As You Sow’s new Proxy Preview report shows anti-ESG and reproductive health resolutions on the rise, as longstanding corporate political influence proposals evolve.
The increasingly blurred lines between politics and business are set to dominate ESG resolutions filed for this year’s US AGM season, with a marked rise in anti-ESG proposals, and a significant expansion of resolutions about reproductive health in response to the US Supreme Court decision last June on the constitutional right to an abortion.
The new 2023 Proxy Preview report from NGO As You Sow finds proponents have filed at least 542 shareholder resolutions on ESG issues for this year’s proxy season so far, with it on track to match or exceed last year’s unprecedented final total of 627 ESG-related resolutions – where proposals on racial justice audits saw a significant rise.
Significant developments identified in the report for this year’s US AGM season are an increase in anti-ESG resolutions and a significant expansion of resolutions about reproductive rights and health.
In mid-February last year, Sustainable Investments Institute had identified 27 anti-ESG proposals and for 2023 there are at least 40 so far, a big jump that suggests last year’s surge will be surpassed. Six proposals on reproductive health went to vote in 2022, with average support of 40%. As of-mid February, the 2023 Proxy Preview has identified 20 proposals focused on the issue. Corporate political influence resolutions remain the second largest slice of ESG resolutions filed (17%) after climate change (23%), with it now split in three roughly equal buckets: lobbying, election spending and value congruency of company policies.
Heidi Welsh, Executive Director at the Sustainable Investments Institute, speaking on a webinar to introduce the new Proxy Preview this week, said investors had been pushing companies for more board oversight and disclosure of political influence in elections and lobbying for a long time with positive results. “Almost every major company has explained its oversight, and disclosure is much more common, but it still lags on dark money channels,” she said.
She said proposals on election spending were now moving on to so-called “intermediary” spending. Proposals filed this year at Amazon, PayPal and others ask for disclosure on indirect political spending for example.
There have also been proposals filed at Alphabet and Wells Fargo and others on how their involvement in political lobbying align with their net zero goals.
Welsh said: “Companies are realising that this demand for transparency and frankly the need for a more open discussion around the corporate political environment is here to stay.”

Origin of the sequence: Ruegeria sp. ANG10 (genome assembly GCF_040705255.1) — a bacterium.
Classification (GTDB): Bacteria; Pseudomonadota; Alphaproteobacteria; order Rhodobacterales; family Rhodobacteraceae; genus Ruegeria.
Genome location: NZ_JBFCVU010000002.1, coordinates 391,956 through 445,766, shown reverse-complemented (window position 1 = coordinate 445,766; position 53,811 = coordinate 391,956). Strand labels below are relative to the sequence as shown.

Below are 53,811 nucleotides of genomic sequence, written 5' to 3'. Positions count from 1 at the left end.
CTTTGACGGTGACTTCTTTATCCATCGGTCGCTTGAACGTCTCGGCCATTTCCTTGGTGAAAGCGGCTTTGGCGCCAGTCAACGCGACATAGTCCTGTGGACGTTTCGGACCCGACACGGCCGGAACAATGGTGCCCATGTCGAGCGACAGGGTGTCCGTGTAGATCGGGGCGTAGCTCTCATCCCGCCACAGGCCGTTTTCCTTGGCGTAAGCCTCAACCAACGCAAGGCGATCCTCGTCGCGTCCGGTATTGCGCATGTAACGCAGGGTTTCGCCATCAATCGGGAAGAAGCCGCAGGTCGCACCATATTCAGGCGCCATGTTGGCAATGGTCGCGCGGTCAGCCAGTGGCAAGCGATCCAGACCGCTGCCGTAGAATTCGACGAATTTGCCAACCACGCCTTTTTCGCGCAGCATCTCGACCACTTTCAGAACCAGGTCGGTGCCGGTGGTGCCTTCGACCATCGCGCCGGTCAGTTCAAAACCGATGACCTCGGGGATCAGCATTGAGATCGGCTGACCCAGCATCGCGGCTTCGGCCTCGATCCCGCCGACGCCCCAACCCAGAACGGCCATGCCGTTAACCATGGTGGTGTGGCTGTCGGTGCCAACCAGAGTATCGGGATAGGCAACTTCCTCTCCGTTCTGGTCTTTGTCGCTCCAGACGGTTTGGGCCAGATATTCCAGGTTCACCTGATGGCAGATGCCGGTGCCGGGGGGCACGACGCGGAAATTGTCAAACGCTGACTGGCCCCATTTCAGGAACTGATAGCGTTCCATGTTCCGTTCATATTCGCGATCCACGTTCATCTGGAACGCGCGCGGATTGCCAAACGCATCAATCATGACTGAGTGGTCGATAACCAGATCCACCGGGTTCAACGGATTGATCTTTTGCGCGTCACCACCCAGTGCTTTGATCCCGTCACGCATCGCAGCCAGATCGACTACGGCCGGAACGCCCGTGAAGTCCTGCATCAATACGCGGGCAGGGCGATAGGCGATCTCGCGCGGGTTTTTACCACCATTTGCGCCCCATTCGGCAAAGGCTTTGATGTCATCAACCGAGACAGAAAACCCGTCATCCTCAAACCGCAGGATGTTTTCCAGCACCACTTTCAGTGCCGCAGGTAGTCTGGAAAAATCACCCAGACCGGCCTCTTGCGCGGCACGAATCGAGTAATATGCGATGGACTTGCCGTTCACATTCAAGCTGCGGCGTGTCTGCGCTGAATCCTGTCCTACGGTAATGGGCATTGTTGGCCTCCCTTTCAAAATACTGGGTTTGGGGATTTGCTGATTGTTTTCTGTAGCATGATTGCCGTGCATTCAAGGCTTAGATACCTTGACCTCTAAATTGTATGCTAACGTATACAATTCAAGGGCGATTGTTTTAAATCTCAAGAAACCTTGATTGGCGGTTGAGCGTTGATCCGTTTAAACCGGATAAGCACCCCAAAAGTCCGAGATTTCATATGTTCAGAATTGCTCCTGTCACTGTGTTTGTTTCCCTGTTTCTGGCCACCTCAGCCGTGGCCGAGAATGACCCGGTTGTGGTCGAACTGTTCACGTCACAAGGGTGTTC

She said emerging topics of discussion between investors and companies were about corporate engagement with radical politicians and the disclosure and management of this.
Disclosure on political spending and engagement is also a focus for anti-ESG proposal proponents. There have been at least 40 anti-ESG proposals filed this year so far, suggesting the surge that started last year will be surpassed, according to the report. It also notes that historically, anti-ESG proposals have received very little voter support, averaging 4% or less in previous years.
The bulk of these proposals want disclosure on the risks of racial and ethnic diversity programmes. On the political engagement side, a number of anti-ESG proposals ask for disclosure on ties to China and for the first time, a handful of proposals question the benefits of ties to policy organisations such as the World Economic Forum and the Business Roundtable.
Another new trend this year for shareholder proposals is reproductive rights, with seven this year asking how companies are handling the risks of new restrictions on abortions introduced in some US states. Seven companies also face proposals on how they will handle law enforcement queries about private health information and two make a specific request to step up digital privacy policies. Another five proposals also focus on healthcare for maternal and reproductive health.
“Investors are calling companies to account on issues that our country is really divided on […] many things, not just abortion rights,” said Welsh on the webinar. “We’re in a really tough spot on [….] how do we deal with it in the corporate arena. It’s not easy but that doesn’t mean you can avoid it. I think business and society is integrally connected today.”
In related news, more than 270 companies and investors have hit back at the US anti-ESG movement under the banner “Freedom to Invest”. Announced at Ceres Global in New York this week, the organisations have released a statement calling on policymakers to recognise they are free to consider all material financial risks and opportunities, including those related to the climate crisis.
This year, at least 18 US states have proposed to adopt legislation that bans or deters ESG investing.